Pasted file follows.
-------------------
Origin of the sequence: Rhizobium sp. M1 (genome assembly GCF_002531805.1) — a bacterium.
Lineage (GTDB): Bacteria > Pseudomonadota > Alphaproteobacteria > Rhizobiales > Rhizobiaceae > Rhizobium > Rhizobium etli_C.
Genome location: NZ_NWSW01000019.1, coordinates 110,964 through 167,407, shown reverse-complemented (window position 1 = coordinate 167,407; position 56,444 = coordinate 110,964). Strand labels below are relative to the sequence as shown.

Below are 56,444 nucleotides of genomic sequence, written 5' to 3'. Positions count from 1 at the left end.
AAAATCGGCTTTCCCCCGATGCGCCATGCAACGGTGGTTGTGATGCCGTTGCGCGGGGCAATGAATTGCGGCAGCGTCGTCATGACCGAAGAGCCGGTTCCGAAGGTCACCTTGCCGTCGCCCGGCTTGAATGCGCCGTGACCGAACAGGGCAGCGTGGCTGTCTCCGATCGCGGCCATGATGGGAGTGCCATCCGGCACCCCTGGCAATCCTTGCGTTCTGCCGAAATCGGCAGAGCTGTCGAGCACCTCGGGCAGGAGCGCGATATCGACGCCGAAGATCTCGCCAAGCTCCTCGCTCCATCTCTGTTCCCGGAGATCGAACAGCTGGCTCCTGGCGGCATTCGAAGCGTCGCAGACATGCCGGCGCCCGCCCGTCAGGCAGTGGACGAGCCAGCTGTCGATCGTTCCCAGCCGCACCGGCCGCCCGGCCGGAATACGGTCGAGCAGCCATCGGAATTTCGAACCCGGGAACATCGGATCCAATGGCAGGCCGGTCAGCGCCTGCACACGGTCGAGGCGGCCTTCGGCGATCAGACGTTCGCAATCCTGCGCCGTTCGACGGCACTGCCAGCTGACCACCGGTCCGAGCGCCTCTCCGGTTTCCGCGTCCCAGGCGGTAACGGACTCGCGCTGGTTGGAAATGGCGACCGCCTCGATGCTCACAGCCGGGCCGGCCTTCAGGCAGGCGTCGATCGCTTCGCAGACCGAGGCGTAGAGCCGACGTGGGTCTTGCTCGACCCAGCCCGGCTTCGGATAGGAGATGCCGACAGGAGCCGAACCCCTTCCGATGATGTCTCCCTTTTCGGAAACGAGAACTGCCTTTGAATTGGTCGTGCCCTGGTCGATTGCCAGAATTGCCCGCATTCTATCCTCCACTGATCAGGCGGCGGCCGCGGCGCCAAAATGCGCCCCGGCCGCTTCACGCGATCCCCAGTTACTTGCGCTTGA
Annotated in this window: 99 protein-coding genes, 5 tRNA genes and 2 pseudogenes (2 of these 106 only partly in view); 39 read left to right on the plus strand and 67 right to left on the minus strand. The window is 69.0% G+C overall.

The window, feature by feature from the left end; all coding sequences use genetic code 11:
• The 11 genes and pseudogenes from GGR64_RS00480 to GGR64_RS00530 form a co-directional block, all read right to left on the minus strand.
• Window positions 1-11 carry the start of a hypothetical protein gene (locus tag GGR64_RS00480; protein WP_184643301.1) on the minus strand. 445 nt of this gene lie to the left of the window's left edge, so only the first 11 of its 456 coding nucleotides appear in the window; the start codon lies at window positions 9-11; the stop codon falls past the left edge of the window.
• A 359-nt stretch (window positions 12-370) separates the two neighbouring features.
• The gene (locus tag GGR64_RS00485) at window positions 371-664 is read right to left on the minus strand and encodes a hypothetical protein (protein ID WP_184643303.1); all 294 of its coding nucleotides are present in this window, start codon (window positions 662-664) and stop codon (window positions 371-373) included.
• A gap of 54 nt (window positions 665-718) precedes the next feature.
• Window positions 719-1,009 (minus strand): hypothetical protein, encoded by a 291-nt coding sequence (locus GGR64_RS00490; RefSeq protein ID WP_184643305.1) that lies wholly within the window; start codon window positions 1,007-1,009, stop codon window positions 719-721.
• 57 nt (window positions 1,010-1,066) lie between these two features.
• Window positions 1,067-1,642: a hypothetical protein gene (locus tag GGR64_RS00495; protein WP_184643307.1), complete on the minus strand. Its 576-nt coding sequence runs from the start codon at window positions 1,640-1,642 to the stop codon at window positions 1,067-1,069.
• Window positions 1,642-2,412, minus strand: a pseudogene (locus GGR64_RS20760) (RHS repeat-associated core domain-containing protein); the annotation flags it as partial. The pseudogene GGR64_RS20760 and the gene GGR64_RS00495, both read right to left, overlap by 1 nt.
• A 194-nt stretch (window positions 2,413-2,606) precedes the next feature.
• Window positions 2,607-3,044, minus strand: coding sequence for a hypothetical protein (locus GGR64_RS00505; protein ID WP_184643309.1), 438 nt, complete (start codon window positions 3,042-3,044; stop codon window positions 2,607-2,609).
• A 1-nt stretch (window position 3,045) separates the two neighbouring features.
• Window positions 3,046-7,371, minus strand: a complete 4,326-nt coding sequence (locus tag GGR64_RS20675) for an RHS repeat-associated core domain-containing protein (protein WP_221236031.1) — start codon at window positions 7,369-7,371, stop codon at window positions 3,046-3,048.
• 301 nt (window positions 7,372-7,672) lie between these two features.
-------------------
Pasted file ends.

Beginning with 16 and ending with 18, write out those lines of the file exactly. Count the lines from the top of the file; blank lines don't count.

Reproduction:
• Window positions 1,642-2,412, minus strand: a pseudogene (locus GGR64_RS20760) (RHS repeat-associated core domain-containing protein); the annotation flags it as partial. The pseudogene GGR64_RS20760 and the gene GGR64_RS00495, both read right to left, overlap by 1 nt.
• A 194-nt stretch (window positions 2,413-2,606) precedes the next feature.
• Window positions 2,607-3,044, minus strand: coding sequence for a hypothetical protein (locus GGR64_RS00505; protein ID WP_184643309.1), 438 nt, complete (start codon window positions 3,042-3,044; stop codon window positions 2,607-2,609).